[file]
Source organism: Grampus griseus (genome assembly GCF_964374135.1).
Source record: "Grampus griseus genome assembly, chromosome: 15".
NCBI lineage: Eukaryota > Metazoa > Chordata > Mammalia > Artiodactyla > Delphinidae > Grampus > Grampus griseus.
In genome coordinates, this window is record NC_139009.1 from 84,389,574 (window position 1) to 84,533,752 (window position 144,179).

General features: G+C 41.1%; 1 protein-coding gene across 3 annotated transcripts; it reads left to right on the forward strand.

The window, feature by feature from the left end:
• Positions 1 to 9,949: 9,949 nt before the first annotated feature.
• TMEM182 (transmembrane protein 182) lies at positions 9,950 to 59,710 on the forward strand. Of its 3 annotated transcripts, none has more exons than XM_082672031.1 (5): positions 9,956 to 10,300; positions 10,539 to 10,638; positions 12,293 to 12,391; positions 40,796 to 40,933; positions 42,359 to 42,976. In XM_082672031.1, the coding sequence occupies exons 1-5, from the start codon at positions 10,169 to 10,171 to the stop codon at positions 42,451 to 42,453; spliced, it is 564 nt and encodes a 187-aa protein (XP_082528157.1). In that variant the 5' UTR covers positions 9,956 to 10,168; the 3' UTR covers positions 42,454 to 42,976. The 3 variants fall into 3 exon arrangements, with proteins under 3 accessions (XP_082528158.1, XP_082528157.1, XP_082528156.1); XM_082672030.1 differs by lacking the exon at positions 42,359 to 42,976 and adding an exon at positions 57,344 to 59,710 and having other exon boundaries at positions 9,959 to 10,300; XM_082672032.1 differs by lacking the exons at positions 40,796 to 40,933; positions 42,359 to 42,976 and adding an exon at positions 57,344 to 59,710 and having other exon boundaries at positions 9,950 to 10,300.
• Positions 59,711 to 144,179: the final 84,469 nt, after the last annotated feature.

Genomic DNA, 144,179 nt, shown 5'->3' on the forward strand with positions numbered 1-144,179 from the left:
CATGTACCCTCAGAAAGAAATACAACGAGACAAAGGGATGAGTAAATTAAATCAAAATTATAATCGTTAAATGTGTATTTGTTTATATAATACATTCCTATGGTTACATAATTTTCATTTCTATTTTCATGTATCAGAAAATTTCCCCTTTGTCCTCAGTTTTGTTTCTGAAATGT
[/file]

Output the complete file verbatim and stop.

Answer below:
Source organism: Grampus griseus (genome assembly GCF_964374135.1).
Source record: "Grampus griseus genome assembly, chromosome: 15".
NCBI lineage: Eukaryota > Metazoa > Chordata > Mammalia > Artiodactyla > Delphinidae > Grampus > Grampus griseus.
In genome coordinates, this window is record NC_139009.1 from 84,389,574 (window position 1) to 84,533,752 (window position 144,179).

General features: G+C 41.1%; 1 protein-coding gene across 3 annotated transcripts; it reads left to right on the forward strand.

The window, feature by feature from the left end:
• Positions 1 to 9,949: 9,949 nt before the first annotated feature.
• TMEM182 (transmembrane protein 182) lies at positions 9,950 to 59,710 on the forward strand. Of its 3 annotated transcripts, none has more exons than XM_082672031.1 (5): positions 9,956 to 10,300; positions 10,539 to 10,638; positions 12,293 to 12,391; positions 40,796 to 40,933; positions 42,359 to 42,976. In XM_082672031.1, the coding sequence occupies exons 1-5, from the start codon at positions 10,169 to 10,171 to the stop codon at positions 42,451 to 42,453; spliced, it is 564 nt and encodes a 187-aa protein (XP_082528157.1). In that variant the 5' UTR covers positions 9,956 to 10,168; the 3' UTR covers positions 42,454 to 42,976. The 3 variants fall into 3 exon arrangements, with proteins under 3 accessions (XP_082528158.1, XP_082528157.1, XP_082528156.1); XM_082672030.1 differs by lacking the exon at positions 42,359 to 42,976 and adding an exon at positions 57,344 to 59,710 and having other exon boundaries at positions 9,959 to 10,300; XM_082672032.1 differs by lacking the exons at positions 40,796 to 40,933; positions 42,359 to 42,976 and adding an exon at positions 57,344 to 59,710 and having other exon boundaries at positions 9,950 to 10,300.
• Positions 59,711 to 144,179: the final 84,469 nt, after the last annotated feature.

Genomic DNA, 144,179 nt, shown 5'->3' on the forward strand with positions numbered 1-144,179 from the left:
CATGTACCCTCAGAAAGAAATACAACGAGACAAAGGGATGAGTAAATTAAATCAAAATTATAATCGTTAAATGTGTATTTGTTTATATAATACATTCCTATGGTTACATAATTTTCATTTCTATTTTCATGTATCAGAAAATTTCCCCTTTGTCCTCAGTTTTGTTTCTGAAATGT